Lando Norris and his McLaren Formula 1 team were surprised by his penalty for “unsportsmanlike” conduct in the Canadian Grand Prix and felt it was a departure from how such incidents are usually judged.
Norris dropped from ninth to 13th in Montreal because of a five-second penalty he received for slowing under the safety car early in the race to avoid a delay for a double stack pitstop behind team-mate Oscar Piastri.
This is a well-established practice in F1 and Norris did not even know what he had been penalised for until after the race. When he found out he was unimpressed.
“I only got told to box like three seconds before the pitlane, at that time I was flat-out, so it doesn’t make any sense to me,” he said.
“Plenty of times you go slow under a virtual safety car. If I get a penalty there I should get a penalty for the last three years as well. So should everyone else.
“I don’t know, I didn’t do anything wrong.”
Evidently the stewards disagreed and the key difference appears to be the subjective view of Norris becoming an impediment to the cars behind.
By creating a gap to Piastri, Norris delayed the drivers behind: Charles Leclerc and Alex Albon. That unfairly influenced their races and was beyond merely driving too slowly.
That is the unsporting element, which explains why the FIA International Sporting Code was invoked rather than an F1 regulation breach. And given there is precedent for drivers being punished for driving too slowly under the safety car, it is actually a fairly logical penalty and quite a sensible way of applying it.
But while the context makes the description of “unsporting” behaviour justified in hindsight, it was a departure from the norm – which is why it caught so many people by surprise and seemed slightly over the top.
Cases of drivers driving too slowly behind the safety car are usually handled through the sporting regulations relating to driving unnecessarily slowly, erratically or in a manner which could be deemed potentially dangerous to other drivers or any other person at any time whilst the safety car is deployed.
But deciding that what Norris did constituted a breach of the ISC made for an unusual decision with surprisingly strong language – unsportsmanlike behaviour – being branded across the race coverage.
This is potentially as a consequence of the rotating cast of stewards. It’s not just that different sets of stewards might judge what Norris did differently but there may also be differences in the stewards’ command of the different regulations.
One group may think a different part of the rulebook is the most appropriate to use as the reference, hence invoking the ISC on this occasion.
If such incidents were to be judged via an ISC rule governing sporting behaviour in the future, there would certainly be logic to it. And McLaren team boss Andrea Stella did wonder if the stewards were trying to set a new precedent.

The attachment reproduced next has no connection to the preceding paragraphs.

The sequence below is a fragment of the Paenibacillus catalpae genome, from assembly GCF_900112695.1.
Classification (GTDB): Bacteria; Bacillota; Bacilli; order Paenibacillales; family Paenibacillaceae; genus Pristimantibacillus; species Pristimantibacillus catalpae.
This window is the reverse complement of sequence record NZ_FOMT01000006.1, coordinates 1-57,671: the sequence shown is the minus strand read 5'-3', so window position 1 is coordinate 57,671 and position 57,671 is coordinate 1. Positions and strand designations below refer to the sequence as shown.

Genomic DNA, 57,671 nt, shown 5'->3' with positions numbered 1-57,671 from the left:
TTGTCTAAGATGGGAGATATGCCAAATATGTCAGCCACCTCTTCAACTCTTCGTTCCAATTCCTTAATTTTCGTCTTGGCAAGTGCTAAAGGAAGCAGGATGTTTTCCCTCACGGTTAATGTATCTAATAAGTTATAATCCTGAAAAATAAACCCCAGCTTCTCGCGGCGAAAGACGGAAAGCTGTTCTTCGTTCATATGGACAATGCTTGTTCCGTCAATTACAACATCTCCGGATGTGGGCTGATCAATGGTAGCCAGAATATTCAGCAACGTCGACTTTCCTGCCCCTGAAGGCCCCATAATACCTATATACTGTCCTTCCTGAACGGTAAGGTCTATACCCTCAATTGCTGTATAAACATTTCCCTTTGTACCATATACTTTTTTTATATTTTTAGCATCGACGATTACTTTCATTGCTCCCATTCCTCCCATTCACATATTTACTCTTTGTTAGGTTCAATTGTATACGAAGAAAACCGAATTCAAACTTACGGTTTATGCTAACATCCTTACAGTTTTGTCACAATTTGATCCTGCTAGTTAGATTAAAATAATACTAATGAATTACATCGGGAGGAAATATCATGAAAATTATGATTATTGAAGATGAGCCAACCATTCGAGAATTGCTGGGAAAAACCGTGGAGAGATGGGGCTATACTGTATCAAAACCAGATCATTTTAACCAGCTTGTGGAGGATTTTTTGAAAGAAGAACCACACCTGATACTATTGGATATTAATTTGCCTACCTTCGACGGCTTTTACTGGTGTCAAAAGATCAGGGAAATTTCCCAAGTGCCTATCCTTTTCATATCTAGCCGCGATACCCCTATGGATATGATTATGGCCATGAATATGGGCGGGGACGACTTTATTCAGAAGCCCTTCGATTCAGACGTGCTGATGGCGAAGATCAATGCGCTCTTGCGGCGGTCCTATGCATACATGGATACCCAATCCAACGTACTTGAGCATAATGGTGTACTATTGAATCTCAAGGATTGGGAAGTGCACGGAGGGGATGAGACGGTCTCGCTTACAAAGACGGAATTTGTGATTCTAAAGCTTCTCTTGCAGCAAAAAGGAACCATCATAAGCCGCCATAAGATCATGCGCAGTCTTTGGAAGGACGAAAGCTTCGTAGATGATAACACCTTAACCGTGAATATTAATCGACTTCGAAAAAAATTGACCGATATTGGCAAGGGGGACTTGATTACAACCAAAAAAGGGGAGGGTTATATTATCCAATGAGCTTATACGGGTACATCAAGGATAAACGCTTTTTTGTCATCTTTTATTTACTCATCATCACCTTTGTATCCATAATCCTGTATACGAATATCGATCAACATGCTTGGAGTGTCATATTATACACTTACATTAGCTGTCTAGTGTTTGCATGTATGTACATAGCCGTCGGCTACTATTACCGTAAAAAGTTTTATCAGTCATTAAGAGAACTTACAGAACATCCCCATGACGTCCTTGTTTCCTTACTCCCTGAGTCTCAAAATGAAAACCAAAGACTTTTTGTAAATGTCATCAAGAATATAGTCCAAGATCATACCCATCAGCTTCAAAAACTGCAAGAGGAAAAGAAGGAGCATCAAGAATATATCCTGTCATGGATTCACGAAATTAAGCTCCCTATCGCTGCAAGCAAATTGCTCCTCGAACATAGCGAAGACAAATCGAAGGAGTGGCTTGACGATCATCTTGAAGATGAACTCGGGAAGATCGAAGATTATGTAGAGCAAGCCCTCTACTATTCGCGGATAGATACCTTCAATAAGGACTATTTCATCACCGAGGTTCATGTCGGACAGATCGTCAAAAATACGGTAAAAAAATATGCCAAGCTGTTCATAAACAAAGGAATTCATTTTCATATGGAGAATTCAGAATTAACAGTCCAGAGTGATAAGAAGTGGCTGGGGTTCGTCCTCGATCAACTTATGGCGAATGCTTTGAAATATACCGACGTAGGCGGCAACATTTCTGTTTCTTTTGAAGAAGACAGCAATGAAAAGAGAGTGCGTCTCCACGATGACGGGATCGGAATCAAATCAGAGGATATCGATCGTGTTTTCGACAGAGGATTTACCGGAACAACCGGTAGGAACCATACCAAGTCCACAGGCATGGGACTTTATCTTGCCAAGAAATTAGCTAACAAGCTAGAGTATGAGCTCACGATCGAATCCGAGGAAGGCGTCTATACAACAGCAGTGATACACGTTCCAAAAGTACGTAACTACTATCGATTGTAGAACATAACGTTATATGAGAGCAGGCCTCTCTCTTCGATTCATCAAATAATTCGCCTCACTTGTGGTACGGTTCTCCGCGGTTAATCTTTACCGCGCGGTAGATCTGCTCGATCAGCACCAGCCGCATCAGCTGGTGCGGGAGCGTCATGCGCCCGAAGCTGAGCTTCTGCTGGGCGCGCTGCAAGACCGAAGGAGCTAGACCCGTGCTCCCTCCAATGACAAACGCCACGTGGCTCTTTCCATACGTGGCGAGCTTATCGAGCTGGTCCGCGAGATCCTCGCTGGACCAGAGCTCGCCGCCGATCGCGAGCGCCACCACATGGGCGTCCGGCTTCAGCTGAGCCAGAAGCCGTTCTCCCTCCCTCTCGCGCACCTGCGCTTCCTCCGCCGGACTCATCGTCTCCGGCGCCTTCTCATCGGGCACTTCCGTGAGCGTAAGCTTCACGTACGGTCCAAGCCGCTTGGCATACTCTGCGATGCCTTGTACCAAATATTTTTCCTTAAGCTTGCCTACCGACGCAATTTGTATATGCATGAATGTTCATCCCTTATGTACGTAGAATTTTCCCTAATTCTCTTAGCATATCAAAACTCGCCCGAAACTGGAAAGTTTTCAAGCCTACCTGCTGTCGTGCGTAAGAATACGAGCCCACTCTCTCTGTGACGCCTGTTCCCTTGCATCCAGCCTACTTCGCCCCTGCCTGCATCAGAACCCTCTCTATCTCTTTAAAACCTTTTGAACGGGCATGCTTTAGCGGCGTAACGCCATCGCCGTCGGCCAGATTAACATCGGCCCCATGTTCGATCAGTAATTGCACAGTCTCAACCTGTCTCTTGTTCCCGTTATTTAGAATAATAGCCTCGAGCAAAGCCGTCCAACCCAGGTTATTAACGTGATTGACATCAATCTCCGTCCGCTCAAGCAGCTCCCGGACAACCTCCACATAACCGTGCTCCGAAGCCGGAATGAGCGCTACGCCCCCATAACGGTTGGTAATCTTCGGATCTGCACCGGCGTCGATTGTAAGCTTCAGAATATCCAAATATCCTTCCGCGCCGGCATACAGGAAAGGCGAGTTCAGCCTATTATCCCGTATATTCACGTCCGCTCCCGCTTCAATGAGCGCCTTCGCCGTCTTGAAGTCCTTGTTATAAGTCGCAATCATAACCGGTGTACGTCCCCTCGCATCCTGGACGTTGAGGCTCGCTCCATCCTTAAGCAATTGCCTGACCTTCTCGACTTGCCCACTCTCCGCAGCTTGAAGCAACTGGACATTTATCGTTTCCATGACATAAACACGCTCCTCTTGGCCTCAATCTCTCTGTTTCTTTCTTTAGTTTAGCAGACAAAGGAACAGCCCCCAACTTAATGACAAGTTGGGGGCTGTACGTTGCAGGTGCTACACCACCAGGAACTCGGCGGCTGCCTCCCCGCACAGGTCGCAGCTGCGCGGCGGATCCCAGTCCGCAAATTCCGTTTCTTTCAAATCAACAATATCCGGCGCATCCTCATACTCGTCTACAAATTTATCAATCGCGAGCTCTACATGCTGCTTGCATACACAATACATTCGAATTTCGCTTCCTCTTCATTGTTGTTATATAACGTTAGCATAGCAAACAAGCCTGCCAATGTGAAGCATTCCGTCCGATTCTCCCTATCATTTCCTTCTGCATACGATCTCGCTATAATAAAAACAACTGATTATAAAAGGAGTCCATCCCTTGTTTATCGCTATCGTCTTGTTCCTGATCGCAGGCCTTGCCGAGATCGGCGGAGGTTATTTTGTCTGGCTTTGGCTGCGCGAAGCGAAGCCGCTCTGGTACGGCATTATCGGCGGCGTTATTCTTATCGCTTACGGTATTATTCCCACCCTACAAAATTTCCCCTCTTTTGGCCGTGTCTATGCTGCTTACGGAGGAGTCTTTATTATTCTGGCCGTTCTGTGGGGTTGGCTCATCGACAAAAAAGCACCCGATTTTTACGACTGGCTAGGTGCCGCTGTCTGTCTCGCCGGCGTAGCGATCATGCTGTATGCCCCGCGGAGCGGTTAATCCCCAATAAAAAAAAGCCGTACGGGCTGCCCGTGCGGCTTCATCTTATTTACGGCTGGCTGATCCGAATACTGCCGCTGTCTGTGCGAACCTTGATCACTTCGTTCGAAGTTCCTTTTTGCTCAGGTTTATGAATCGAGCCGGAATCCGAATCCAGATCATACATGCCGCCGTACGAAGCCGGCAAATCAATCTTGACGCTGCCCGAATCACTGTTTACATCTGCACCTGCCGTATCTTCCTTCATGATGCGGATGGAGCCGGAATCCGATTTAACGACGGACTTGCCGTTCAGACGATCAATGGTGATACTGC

“We spoke to the stewards right after the race because we thought these kinds of speeds under a safety car or even a virtual safety car shouldn’t be the reason for an infringement,” said Stella.
“There’s a possibility the stewards want to set new references. We carry on discussing with them.
“Ultimately we trust their judgement, but we are reviewing once again the behaviour of Lando because we come out of this race very surprised that this has caused a penalty.”
As far as Stella was aware, a new precedent for such an offence had not been actively discussed beforehand – and it appears the FIA just views the Montreal decision as a consistent application of how going too slowly behind the safety car is policed rather than the start of moves to restrict this tactic.
But the fact is a different rule was used to enforce it, and when that happens clarity is essential.
It is at least slightly odd that the stewards went in this direction when the sporting regulation has been so commonly applied in the past, even if the reasons seem sound. The reaction made it clear that many were surprised to see the phrase “unsportsmanlike behaviour” suddenly in play.
Stella suggested that setting a new precedent is within the FIA and the stewards’ remit but if so it should be established properly through the sporting advisory committee, the group that discusses the function and application of the sporting regulations.
“We understand the position of the stewards, we understand that they may want to set a precedent so there’s a kind of new way of interpreting the way you have to drive under safety car,” said Stella.
“If that’s the approach, fine, but it’s a bit of a shame we are involved in this – setting new precedents.”
McLaren and Norris inevitably feel hard done by but the bottom line is there is good rationale to this matter being handled in this way. Explaining it just could have been managed better.
Because when something so rarely, if ever, used to punish a driver comes to the fore, swift and clear rationale is essential.
That way even if those involved, and their fans, disagree with a decision, it’s at least clear what the logic was to it.